The second work package involves the development of a new type of acoustic forcing for annular combustors, in order to carefully study their controlled response. A series of experiments using this novel acoustic forcing were conducted, which demonstrated for the first time that the flame response in an annular combustor is dependent on the acoustic mode type, representing a breakthrough in our understanding of this phenomenon. Since this initial discovery, we have introduced a new framework allowing us to fully describe instabilities in annular systems. We have also used this understanding to refine numerical models, and found that when the mode type is correctly taken into account we can accurately capture certain unique features of the instability behaviour. These results have been published in 2 journal papers, with a third currently under review, which taken together offer a completely new way to describe instabilities in realistic annular geometry.

The third work package involves measuring and describing the full three-dimensional structure of unstable flames in an annular combustor. Conventional diagnostics involve integrated line-of-sight or planar methods, which are of limited use when applied to highly asymmetric flows. Therefore, a novel laser scanning method has been developed, allowing us to capture the flame structure slice by slice. A series of experimental measurements have been made, and these results are currently being processed and analysed, but it is expected that they will offer unique insight into the underlying physics of the flow inside a realistic annular geometry.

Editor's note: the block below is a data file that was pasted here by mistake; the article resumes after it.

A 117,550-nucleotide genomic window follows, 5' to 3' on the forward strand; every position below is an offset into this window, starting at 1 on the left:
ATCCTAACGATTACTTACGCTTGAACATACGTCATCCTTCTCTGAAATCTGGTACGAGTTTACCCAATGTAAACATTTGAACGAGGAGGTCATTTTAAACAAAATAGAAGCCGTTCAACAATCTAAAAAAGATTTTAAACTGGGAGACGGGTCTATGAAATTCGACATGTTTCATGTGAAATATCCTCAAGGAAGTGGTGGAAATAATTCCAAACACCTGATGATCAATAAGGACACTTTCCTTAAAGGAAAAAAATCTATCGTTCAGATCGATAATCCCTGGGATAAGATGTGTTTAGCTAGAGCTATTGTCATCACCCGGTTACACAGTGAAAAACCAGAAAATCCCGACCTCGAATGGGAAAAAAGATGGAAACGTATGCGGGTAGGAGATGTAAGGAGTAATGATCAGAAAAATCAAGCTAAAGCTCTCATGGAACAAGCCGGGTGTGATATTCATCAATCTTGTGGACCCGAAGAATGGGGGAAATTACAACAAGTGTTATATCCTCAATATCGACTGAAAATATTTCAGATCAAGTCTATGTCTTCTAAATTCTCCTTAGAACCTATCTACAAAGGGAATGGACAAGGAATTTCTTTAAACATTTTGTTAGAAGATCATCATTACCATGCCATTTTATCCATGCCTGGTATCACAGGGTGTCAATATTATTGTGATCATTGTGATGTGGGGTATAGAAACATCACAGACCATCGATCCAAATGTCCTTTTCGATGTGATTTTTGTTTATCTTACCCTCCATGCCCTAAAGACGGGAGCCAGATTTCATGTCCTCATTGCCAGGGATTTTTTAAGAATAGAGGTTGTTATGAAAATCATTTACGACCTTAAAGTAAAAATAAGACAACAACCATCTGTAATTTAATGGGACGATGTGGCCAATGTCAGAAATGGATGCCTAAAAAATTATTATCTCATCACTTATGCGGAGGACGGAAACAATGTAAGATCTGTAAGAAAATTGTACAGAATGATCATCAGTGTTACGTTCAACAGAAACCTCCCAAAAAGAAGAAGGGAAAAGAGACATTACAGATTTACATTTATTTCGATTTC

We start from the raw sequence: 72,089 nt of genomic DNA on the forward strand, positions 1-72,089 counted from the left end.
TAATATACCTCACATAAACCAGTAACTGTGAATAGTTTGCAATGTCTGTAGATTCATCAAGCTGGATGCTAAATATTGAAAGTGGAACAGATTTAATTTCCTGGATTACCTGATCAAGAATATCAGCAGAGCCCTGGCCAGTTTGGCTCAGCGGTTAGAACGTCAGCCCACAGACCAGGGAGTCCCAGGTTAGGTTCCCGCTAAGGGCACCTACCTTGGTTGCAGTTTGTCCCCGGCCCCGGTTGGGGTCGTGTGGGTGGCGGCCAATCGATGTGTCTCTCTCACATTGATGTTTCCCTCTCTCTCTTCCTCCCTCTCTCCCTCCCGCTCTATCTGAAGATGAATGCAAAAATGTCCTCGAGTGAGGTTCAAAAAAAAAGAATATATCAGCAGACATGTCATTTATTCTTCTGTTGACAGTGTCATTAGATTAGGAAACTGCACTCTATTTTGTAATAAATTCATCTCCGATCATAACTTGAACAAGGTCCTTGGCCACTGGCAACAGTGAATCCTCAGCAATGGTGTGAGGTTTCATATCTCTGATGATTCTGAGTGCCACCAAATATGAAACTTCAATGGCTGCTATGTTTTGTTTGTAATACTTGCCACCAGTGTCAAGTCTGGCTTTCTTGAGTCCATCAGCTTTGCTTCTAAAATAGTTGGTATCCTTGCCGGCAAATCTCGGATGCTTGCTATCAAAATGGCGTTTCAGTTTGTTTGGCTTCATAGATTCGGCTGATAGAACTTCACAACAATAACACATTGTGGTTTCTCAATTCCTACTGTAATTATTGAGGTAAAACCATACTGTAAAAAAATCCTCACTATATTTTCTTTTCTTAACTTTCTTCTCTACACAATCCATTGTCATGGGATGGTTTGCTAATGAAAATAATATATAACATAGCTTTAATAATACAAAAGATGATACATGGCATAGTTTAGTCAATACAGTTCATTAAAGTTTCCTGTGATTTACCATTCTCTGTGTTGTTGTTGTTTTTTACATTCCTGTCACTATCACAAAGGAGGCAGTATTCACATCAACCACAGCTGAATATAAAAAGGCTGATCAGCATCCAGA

The development of the new pressurised facility has allowed us to investigate thermoacoustic instabilities under more realistic conditions than previously possible, therefore the measurements performed in this facility have significantly advanced our physical understanding of the phenomenon beyond the current state of the art.

The development of the new acoustic forcing system has also helped us to isolate different modes of oscillation in order to better understand how the flow behaves. This ability to accurately control the mode of oscillation in annular chambers goes beyond the current state-of-the-art, and is an important technical capability. Furthermore, during the analysis of results from this facility, we have also introduced a new framework to describe instabilities in annular geometry, which goes beyond the existing description suitable only for single isolated flames. This new framework has allowed numerical models to accurately predict certain characteristics of the response in annular combustors, significantly advancing the state-of-the-art in terms of our predictive capabilities.

Finally, the development of three-dimensional measurement methods applied to a complex asymmetric flow also goes beyond the current state-of-the-art planar and integrated line of sight methods, and will allow us to understand the full three-dimensional structure of these flows in detail.